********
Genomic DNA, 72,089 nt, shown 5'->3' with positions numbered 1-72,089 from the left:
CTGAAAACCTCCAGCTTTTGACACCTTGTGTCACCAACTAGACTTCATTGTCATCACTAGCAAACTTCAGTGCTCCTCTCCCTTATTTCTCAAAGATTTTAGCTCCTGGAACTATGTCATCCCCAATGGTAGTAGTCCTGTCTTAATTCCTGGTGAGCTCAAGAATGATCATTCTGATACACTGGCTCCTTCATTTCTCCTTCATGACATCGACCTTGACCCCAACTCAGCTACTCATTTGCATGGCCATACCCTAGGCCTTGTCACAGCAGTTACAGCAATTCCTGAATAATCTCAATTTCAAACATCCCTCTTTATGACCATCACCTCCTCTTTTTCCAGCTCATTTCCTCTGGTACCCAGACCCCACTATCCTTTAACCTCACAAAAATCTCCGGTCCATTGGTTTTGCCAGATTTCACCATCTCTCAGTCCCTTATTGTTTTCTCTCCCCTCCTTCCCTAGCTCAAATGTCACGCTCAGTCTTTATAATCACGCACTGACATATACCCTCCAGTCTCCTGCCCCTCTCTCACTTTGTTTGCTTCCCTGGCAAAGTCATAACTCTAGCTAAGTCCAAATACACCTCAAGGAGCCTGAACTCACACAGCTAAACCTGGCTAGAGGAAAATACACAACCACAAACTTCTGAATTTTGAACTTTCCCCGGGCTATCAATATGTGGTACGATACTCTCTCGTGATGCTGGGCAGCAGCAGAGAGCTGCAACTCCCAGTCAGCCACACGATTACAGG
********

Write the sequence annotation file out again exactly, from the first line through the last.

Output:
Genomic DNA, 72,089 nt, shown 5'->3' with positions numbered 1-72,089 from the left:
CTGAAAACCTCCAGCTTTTGACACCTTGTGTCACCAACTAGACTTCATTGTCATCACTAGCAAACTTCAGTGCTCCTCTCCCTTATTTCTCAAAGATTTTAGCTCCTGGAACTATGTCATCCCCAATGGTAGTAGTCCTGTCTTAATTCCTGGTGAGCTCAAGAATGATCATTCTGATACACTGGCTCCTTCATTTCTCCTTCATGACATCGACCTTGACCCCAACTCAGCTACTCATTTGCATGGCCATACCCTAGGCCTTGTCACAGCAGTTACAGCAATTCCTGAATAATCTCAATTTCAAACATCCCTCTTTATGACCATCACCTCCTCTTTTTCCAGCTCATTTCCTCTGGTACCCAGACCCCACTATCCTTTAACCTCACAAAAATCTCCGGTCCATTGGTTTTGCCAGATTTCACCATCTCTCAGTCCCTTATTGTTTTCTCTCCCCTCCTTCCCTAGCTCAAATGTCACGCTCAGTCTTTATAATCACGCACTGACATATACCCTCCAGTCTCCTGCCCCTCTCTCACTTTGTTTGCTTCCCTGGCAAAGTCATAACTCTAGCTAAGTCCAAATACACCTCAAGGAGCCTGAACTCACACAGCTAAACCTGGCTAGAGGAAAATACACAACCACAAACTTCTGAATTTTGAACTTTCCCCGGGCTATCAATATGTGGTACGATACTCTCTCGTGATGCTGGGCAGCAGCAGAGAGCTGCAACTCCCAGTCAGCCACACGATTACAGG